World Asthma Day is observed on the first Tuesday of May to raise awareness about asthma, a long-term health condition that affects millions of people worldwide.

Asthma is a disease characterized by an increased sensitivity to inhaled irritants and allergens, causing chronic inflammation and narrowing of the airways.

The Global Initiative for Asthma (GINA) has chosen the theme for this year's celebrations as "Asthma care for all" to ensure the availability of effective, quality-assured medications to everyone.

Although asthma symptoms in children are not different from adults, kids may face unique challenges that can lead to frequent hospitalizations and missed school days.

Symptoms of childhood asthma

  • Whistling or wheezing sound when exhaling
  • Trouble sleeping due to shortness of breath, cough or sneeze
  • Chest congestion or tightness
  • Frequent coughing that worsens with a viral infection, sleep, exercise or cold air
  • Fatigue from lack of sleep
  • Difficulty in recovering from bronchitis after a respiratory infection
  • Difficulty to breath while playing or exercising

Common asthma triggers in children

The most effective way to manage asthma is to avoid the triggers. It is important to understand the triggers as they might be different for each child and might vary with seasons. Some children grow out of certain triggers that affected them at younger ages.

Maintaining a diary for recording details of asthma attacks might help in identifying what triggers the disease.

1. Allergens - They are one of the most common asthma triggers in children, which includes animals, pollen, dust and mite. Although it is impossible to completely avoid these triggers, taking precautions helps to minimize exposure to allergens.

Here's how you can reduce allergens in a child's room:

  • Keep the child's room dust free and clean
  • Avoid feather pillows and comforters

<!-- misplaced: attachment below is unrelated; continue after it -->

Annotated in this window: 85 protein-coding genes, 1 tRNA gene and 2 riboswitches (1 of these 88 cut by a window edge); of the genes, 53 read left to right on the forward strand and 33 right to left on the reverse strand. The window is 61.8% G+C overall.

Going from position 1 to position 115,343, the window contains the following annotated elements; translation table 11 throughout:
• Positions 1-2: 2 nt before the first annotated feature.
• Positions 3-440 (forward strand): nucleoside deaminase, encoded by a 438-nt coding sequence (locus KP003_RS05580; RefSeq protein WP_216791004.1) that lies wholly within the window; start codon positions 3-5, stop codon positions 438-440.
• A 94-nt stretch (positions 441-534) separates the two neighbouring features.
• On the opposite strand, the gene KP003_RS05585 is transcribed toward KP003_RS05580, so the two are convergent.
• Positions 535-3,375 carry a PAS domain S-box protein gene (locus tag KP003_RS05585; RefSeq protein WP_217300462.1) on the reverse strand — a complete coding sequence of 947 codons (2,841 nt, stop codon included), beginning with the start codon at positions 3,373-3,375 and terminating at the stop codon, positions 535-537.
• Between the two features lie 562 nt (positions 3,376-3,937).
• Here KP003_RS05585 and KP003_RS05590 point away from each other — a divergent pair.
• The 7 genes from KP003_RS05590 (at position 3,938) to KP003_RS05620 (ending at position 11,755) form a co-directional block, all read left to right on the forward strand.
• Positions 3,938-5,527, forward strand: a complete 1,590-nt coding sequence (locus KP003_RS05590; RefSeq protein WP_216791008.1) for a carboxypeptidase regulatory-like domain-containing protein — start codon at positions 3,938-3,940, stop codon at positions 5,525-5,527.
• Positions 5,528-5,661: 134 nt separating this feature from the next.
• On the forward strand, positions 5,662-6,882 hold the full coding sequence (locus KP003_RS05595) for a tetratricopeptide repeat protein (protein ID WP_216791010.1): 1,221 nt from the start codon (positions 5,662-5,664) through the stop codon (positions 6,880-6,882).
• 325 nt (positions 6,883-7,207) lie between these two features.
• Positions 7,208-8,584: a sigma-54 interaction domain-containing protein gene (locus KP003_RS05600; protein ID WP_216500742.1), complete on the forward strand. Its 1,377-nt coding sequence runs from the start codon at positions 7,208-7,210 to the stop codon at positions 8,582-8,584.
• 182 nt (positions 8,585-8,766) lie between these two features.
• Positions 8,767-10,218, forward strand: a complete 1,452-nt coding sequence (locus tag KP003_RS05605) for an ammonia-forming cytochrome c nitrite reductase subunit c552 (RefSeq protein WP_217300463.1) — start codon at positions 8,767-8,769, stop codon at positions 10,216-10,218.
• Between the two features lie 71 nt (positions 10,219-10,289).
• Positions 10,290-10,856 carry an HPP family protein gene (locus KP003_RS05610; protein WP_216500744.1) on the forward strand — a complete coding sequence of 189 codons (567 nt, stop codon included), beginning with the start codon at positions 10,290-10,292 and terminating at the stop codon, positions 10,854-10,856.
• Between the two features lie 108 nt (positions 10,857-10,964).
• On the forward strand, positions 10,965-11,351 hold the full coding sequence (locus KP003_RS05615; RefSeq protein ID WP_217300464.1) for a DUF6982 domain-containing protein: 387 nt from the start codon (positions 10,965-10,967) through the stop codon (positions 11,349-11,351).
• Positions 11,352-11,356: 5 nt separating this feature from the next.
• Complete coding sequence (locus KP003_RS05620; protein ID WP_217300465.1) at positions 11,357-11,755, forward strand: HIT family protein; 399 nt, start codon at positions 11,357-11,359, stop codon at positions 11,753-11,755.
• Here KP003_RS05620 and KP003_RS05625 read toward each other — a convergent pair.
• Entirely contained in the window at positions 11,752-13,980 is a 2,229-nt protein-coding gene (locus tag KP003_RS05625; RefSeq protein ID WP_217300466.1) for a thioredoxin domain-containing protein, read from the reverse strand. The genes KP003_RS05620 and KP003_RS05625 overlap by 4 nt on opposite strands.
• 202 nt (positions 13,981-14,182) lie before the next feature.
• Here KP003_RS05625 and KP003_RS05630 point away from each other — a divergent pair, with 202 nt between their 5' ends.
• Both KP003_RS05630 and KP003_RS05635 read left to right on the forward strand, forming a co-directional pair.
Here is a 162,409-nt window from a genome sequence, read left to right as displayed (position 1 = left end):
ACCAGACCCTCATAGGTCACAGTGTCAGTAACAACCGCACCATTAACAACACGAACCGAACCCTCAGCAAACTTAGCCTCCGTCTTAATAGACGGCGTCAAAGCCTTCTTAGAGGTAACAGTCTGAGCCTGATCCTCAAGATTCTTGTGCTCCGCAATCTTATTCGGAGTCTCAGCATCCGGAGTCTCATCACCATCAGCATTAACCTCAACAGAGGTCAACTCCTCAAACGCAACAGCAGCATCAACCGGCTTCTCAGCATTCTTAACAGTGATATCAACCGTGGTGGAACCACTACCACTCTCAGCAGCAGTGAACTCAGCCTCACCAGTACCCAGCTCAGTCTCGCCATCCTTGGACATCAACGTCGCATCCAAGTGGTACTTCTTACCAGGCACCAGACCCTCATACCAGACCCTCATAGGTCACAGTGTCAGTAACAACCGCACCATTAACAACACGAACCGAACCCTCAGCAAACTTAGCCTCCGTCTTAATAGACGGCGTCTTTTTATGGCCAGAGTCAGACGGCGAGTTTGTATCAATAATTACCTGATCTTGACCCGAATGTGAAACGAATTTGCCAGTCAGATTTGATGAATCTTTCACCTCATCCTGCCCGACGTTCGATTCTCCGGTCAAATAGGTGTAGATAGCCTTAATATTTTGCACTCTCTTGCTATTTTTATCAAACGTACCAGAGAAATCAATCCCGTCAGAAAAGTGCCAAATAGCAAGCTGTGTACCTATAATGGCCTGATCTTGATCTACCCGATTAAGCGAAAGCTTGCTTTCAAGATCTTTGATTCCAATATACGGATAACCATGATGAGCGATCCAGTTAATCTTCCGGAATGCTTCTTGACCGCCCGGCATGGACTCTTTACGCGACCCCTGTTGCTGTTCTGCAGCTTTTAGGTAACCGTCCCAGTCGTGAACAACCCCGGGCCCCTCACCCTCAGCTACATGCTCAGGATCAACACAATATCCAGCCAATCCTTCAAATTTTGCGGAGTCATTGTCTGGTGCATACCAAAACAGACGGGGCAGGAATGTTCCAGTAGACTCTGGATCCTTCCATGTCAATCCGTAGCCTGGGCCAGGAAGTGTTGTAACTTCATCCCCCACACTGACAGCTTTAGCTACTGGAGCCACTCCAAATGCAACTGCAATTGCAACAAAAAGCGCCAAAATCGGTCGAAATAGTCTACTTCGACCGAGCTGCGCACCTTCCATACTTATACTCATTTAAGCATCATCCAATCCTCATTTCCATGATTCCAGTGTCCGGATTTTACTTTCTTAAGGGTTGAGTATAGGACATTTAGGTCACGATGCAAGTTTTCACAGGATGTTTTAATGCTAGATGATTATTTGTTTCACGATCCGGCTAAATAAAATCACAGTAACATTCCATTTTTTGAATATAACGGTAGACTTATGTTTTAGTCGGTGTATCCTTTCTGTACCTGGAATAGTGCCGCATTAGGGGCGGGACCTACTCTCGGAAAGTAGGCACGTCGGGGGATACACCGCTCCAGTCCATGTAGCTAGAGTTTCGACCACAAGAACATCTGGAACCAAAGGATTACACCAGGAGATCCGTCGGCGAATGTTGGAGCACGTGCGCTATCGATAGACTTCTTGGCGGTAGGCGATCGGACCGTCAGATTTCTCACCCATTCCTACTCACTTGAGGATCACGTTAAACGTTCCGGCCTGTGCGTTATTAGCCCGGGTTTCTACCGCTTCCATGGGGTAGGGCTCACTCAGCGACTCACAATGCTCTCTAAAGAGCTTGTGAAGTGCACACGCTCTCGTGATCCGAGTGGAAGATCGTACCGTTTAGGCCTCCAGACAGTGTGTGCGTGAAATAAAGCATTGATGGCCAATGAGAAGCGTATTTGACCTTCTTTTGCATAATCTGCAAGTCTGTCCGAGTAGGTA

• Keep curtains and bedsheets washed and cleaned
  • Avoid the use of humidifiers
  • Keep damp areas like bathrooms mold free

2. Exercise - It is another common trigger that causes asthma in children. However, experts recommend not to avoid exercise and physical activity fearing an asthma attack as it is essential for the overall health of children. Instead, check with the child's doctor to understand what needs to be done before, during and after exercise, which might include taking medicine before the activity.

3. Pollutants - Certain irritants such as perfumes, cleaning products, paint, cigarette smoke and air pollution can trigger asthma attacks in children. Exposure to these common irritants inside the home can be reduced by three simple steps:

  • Avoid smoking inside the house and car
  • Invest in an air purifier for the home
  • Keep the child away from places where painting and carpentry work is done

4. Respiratory infections - Common respiratory infections, such as colds or the flu, can be a trigger for asthma in children. Kids with asthma may suffer from breathing difficulties even days or weeks after the flu symptoms subside. The best way to avoid them is to reduce the chances of an infection by getting flu shots and maintaining hand hygiene.

5. Extreme weather - Weather conditions such as heavy rain, wind, humidity and extreme heat or cold can trigger asthma in children. These triggers can be avoided by limiting the child's time outdoors or by using adequate clothes to beat the climate.

6. Gastroesophageal reflux - This reflux causes the contents of the stomach to flow backward into the esophagus, which when inhaled by kids into the lungs can harm airways and make asthma symptoms worse.

7. Stress - It is often seen that children with asthma have an increased risk of attacks after a difficult life event that induces stress and anxiety.

Asthma risk among children living in urban areas is not higher, as income, race, and ethnic origin are more likely to influence asthma risk than physical surroundings. Photo courtesy of Shutterstock.